First, no storage drive of any kind, HDD or SSD, when formatted and has it's properties displayed in Windows, will show the advertised capacity. It will always be lower due to a difference in the GB units used by Windows and the drive manufactures. Drive manufactures use a decimal GB, or 1,000,000,000 Bytes, and Windows uses the binary GB, whose decimal equivalent is 1,073,741,824 Bytes. This is a recognized but not always understood situation that has existed for years. So there is nothing wrong with your SSD.
My 120GB SSD is shown in Windows as 111.9GB, my 128 GB SSD is ~119GB, 80GB SSD is ~75GB, and my 2.0TB HDD is shown as ~1.8TB in Windows.
I don't understand how this only recently happened, as you said, since it should have been shown in Windows as ~111GB as soon as it was installled. If you click Start, and then Computer, which will show your PCs drives, and if you point and right click on that SSD and select Properties, you'll see both a decimal and binary in decimal form listing of your SSDs capacity.
There is no need to secure erase your SSD, as nothing is wrong with it. It's also a shame, if true, that someone at Intel did not know this and explain it to you, rather than suggest a secure erase, as you said in your post. It is true that a secure erased SSD, which is unformatted and does not have a volume on it, will be displayed in the Intel SSD Toolbox as the advertised size, but Windows won't recognize the drive until it is formatted and has a volume. Once that occurs, you'll be back to 111.8GB, of course.
Yes it is true they told me that. I did not know that was true about the drive not being the size they specified though. Why is that? Marketing trickery? Does it do the same thing In Mac OS? I knew that it would be smaller than advertised sized if changed between bits and bytes but 8 GB? you know apple sells an 8GB Ipod for a quite a bit of money and I feel kinda scammed that I bought a 120 GB hard Drive that I can only use 111 GB of... I don't go to McDonalds and by a cheeseburger and expect to only be able to eat the burger and have to leave the cheese behind... what's the deal with that?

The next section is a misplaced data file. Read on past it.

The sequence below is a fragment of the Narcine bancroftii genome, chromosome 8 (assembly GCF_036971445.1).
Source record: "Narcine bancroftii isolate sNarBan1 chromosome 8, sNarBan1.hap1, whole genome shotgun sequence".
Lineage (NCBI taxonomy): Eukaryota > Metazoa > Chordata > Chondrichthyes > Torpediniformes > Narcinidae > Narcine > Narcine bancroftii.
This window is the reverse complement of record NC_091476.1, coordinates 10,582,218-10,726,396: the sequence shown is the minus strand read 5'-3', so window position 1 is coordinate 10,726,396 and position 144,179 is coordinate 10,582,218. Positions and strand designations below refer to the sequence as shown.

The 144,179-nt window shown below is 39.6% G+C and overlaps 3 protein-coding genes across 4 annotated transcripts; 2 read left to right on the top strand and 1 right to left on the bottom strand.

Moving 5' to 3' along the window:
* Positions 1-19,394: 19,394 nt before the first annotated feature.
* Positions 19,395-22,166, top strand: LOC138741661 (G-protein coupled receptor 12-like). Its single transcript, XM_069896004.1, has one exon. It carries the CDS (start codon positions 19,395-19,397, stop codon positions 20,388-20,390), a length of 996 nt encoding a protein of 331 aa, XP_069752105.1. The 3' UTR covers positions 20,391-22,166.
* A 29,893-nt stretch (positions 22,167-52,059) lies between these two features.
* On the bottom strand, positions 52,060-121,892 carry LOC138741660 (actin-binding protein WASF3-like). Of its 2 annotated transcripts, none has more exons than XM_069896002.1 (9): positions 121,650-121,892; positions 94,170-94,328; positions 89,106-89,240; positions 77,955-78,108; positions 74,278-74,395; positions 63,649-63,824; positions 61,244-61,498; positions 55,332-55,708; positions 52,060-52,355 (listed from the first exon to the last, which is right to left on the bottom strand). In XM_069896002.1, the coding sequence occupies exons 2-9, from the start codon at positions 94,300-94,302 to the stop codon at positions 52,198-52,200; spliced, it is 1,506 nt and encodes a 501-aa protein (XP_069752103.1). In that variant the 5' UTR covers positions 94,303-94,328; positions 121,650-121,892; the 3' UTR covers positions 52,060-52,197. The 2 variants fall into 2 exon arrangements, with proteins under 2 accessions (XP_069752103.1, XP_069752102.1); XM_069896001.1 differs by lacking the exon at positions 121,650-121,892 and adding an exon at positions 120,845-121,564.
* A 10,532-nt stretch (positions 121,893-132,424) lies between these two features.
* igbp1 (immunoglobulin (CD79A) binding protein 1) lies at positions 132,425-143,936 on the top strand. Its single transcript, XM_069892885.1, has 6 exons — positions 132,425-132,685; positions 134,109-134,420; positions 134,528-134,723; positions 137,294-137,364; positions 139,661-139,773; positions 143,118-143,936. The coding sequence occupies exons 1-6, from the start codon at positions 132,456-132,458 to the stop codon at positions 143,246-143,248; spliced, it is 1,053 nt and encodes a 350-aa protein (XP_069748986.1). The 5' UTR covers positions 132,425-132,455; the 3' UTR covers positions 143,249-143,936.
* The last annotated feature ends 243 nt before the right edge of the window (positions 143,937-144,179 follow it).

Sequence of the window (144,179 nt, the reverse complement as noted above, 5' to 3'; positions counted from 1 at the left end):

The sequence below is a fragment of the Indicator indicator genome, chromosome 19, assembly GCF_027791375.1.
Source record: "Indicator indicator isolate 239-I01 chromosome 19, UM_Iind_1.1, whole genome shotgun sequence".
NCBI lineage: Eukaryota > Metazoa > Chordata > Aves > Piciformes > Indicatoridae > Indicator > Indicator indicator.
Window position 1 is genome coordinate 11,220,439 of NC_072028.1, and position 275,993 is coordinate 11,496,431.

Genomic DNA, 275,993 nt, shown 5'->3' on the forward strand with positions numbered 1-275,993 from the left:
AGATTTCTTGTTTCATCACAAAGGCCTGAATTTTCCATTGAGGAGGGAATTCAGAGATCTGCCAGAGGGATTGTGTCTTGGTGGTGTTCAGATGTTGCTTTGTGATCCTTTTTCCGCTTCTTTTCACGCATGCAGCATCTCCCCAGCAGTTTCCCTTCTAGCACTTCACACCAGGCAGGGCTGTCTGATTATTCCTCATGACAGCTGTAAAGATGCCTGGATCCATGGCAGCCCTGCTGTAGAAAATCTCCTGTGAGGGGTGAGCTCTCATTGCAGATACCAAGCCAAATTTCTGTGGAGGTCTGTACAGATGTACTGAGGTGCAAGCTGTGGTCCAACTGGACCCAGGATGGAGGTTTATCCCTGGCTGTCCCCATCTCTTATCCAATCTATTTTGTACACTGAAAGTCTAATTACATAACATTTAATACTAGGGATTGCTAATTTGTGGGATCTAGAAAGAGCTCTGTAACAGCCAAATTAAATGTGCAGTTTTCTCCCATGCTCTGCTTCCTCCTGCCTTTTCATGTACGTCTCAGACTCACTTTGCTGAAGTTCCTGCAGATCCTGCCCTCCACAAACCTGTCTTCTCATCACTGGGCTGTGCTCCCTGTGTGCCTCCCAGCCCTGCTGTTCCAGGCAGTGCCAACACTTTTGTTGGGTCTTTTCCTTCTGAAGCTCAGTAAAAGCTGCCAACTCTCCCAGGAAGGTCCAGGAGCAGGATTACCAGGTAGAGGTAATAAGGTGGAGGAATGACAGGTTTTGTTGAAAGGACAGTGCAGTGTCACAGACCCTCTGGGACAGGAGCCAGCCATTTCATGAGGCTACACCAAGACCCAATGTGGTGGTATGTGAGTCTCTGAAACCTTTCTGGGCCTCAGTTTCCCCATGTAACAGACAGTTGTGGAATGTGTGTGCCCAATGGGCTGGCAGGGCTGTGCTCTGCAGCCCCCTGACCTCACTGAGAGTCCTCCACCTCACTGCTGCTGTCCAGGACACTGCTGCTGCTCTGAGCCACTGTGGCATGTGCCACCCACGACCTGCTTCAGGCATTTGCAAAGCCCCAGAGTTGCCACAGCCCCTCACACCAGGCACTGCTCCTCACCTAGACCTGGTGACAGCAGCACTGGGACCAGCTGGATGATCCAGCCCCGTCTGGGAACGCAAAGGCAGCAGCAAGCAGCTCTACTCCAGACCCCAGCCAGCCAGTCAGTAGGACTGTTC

Some people might think of this as marketing trickery, but IMO I don't think so. Just to be clear, the decimal Giga-byte (10 to the 9th power) count of a storage drives capacity is used by all drive manufactures, and always has been as far as I know. There is some logic in the use of the binary Giga-byte count used by Microsoft, since computers work only with binary numbers. The correct prefix for the binary Giga-byte (two to the 30th power) is GiB. Consistency between the two would make this issue disappear, but we know consistency is not always found in our world. Mac has used the decimal GB in their OS's, so you would not see this issue there.
The memory example you mentioned is a good example of this going in the other direction. DRAM memory is spec'd as decimal GB, but actually is GiB.
You're not being scammed on the size of your SSD or HDD, it's just the way Windows reports it. As I said, Windows will show you both counts if you check the Properties for a drive. The decimal count is the exact byte count, and the abbreviated display is in GiB, although they use GB. This is nothing new, but has not been changed by MS.
IMO, if you want to see a real potential scam, check the sizes of various manufactures USB flash drivers in Windows. For example, two 8GB USB drives by different manufactures can have quite a difference in the amount of memory they actually provide, and the price or manufacture guarantees nothing about the size difference.